Monday, May 10, 2010

Stop selling Slurpees and Lead with questions

Solutions. That is what IT Staff is good at. We see a problem or opportunity and we come up with solutions.  We have a fantastic ability to know and quickly identify possible tools or even process changes to make impact. We are quick to offer help and jump to the easy fixes.
Happy 7-11 Day!
But I would argue that this solution pushing turns us into a convenience store. We are only asked about things when a solution is needed.  Why do we need to be part of the planning when all we do is provide the solution?  People would rather finish their planning, identify what the problem or need is, then step up to the Slurpee counter and order the quick fix.


By acting under the orders of "the customer is always right" and "Service with a smile", are we really providing the best services to our organization?

Most of the Nonprofit Tech Staff that I know have much deeper skills than providing icee beverages when people need a quick fix.  We have a set of skills that complements the rest of organization very well but I dont see it used enough.  We are very analytical, process oriented, mission driven and creative with a unique perspective, plus the knowledge of tools and methods that many others dont know.  So why do we squander it?

Here is my proposal.  When a request comes in, lead with a "Yes but I have some questions..." Spend some time asking questions about what they are working on, what is the end goal, what would success look like.  And dont ask these questions in a formal document or a survey, try talking to your colleagues.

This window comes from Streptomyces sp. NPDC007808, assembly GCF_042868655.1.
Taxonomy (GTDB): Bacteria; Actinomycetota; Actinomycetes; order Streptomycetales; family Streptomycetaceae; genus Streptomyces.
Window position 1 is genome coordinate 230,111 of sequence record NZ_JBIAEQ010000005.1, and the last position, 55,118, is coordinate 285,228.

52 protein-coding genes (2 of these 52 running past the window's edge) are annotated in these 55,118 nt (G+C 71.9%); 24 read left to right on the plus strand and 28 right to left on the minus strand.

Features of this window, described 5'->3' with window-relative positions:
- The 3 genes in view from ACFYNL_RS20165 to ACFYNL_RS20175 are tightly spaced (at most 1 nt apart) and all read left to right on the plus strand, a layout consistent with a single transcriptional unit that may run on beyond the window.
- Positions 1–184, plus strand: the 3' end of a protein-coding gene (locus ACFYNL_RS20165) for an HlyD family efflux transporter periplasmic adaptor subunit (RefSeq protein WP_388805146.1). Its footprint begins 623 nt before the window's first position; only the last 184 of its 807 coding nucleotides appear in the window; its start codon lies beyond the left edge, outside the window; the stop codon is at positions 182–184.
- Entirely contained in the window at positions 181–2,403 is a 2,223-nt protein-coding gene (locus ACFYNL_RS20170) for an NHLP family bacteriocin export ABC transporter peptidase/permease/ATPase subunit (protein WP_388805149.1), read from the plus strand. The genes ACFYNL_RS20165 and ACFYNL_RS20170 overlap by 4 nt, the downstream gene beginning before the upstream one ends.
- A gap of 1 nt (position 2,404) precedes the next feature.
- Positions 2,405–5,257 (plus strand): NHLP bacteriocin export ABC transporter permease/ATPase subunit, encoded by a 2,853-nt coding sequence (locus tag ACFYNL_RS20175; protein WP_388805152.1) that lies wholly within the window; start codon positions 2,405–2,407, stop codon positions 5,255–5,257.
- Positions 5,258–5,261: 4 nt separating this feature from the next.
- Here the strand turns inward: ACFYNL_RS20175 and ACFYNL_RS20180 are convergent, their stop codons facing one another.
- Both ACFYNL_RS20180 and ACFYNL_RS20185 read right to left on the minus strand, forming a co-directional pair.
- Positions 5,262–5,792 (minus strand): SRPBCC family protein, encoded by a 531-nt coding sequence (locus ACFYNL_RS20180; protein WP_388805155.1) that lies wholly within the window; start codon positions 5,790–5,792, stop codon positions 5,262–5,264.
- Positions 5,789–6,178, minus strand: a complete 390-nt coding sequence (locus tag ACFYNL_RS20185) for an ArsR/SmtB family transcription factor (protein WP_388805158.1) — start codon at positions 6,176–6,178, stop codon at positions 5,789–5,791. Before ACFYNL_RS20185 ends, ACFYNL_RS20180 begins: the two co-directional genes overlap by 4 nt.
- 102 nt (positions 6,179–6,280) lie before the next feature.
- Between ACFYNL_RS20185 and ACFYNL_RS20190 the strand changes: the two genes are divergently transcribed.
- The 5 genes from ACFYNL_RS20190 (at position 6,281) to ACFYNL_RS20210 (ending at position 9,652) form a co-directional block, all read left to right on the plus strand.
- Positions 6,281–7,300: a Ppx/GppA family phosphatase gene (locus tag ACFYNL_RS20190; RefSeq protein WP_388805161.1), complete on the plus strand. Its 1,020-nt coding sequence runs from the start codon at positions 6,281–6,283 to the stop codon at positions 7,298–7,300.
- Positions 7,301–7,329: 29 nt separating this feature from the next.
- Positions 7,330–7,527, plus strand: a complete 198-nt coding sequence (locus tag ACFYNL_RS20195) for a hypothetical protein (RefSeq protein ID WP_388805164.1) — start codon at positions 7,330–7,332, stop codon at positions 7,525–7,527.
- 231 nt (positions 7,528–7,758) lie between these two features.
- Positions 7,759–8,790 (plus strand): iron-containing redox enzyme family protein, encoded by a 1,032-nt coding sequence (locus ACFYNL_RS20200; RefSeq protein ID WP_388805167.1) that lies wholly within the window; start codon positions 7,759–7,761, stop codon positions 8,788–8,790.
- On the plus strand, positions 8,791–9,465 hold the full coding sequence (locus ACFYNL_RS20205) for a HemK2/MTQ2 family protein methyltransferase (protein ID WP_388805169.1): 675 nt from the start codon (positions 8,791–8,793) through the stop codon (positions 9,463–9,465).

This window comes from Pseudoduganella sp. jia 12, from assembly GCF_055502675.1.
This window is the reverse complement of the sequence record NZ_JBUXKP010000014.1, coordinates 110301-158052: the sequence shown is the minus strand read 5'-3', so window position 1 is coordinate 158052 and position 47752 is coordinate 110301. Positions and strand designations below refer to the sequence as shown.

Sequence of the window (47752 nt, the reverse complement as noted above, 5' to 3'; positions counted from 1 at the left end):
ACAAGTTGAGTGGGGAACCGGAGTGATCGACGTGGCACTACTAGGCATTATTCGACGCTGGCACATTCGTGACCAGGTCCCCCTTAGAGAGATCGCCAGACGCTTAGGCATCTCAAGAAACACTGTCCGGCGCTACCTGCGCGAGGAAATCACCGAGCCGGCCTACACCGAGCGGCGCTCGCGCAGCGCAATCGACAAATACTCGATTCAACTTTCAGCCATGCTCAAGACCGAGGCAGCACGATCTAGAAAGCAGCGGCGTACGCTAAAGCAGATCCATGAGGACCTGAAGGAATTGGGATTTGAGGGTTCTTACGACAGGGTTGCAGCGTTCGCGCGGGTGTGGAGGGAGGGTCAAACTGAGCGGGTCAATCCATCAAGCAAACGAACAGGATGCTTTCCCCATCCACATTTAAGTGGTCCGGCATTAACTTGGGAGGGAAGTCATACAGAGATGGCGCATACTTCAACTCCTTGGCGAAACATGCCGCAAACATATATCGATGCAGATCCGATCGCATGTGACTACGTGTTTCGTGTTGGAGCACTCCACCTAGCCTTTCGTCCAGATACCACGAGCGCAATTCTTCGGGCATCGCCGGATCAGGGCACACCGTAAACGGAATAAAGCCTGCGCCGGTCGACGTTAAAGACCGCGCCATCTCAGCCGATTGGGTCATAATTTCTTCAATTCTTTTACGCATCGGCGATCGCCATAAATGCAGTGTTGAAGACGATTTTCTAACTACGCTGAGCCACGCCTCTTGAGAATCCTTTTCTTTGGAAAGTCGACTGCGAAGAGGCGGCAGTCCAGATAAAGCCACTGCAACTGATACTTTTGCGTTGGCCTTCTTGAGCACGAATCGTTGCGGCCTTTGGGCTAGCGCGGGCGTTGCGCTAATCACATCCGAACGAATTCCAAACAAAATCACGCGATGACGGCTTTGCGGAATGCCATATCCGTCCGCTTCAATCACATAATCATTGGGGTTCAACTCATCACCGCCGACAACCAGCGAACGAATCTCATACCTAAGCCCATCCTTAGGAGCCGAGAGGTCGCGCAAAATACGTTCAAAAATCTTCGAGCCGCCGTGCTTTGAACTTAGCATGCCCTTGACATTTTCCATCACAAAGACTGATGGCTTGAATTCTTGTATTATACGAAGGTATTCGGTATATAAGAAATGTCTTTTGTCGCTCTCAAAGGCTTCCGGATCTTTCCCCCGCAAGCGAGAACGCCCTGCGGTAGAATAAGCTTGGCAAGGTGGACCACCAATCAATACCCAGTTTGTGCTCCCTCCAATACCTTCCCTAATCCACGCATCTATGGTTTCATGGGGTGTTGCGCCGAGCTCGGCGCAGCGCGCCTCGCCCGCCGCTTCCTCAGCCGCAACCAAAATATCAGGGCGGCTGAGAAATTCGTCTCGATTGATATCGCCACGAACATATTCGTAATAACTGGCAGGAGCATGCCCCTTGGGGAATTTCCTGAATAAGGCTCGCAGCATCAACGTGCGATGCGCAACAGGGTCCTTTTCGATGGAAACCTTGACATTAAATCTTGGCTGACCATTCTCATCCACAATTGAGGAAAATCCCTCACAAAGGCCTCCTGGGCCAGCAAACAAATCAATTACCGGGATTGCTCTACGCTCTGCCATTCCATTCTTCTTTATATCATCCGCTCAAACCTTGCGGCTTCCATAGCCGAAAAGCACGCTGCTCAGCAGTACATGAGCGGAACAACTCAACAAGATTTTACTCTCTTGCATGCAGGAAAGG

Question Mark and ArrowOr better yet, here is my ideal request.  Dont wait for people to come to you looking for solutions. Target one group of staff that is working on a great program within your organization.  Work within your IT team to come up with a set of questions about that program that would help you understand it better. Come up with questions about what the planned impact is or what long term success would look like.  Then invite a couple of those staff to your IT Staff meeting and have a conversation with them about it.  Dont even talk about tools or solutions. Just ask questions to better understand the program.  Showing interest in their program and asking questions will develop a relationship that will benefit everything you do with them.

In general, I think we all need to start leading with questions, not answers.  Try to listen and not jump to the solution.

1 comment:

Mark Gillingham said...

Steve nails this idea. Slurpee is a great metaphor for my usual activity as a responsive IT guy. I vow to ask more questions starting now!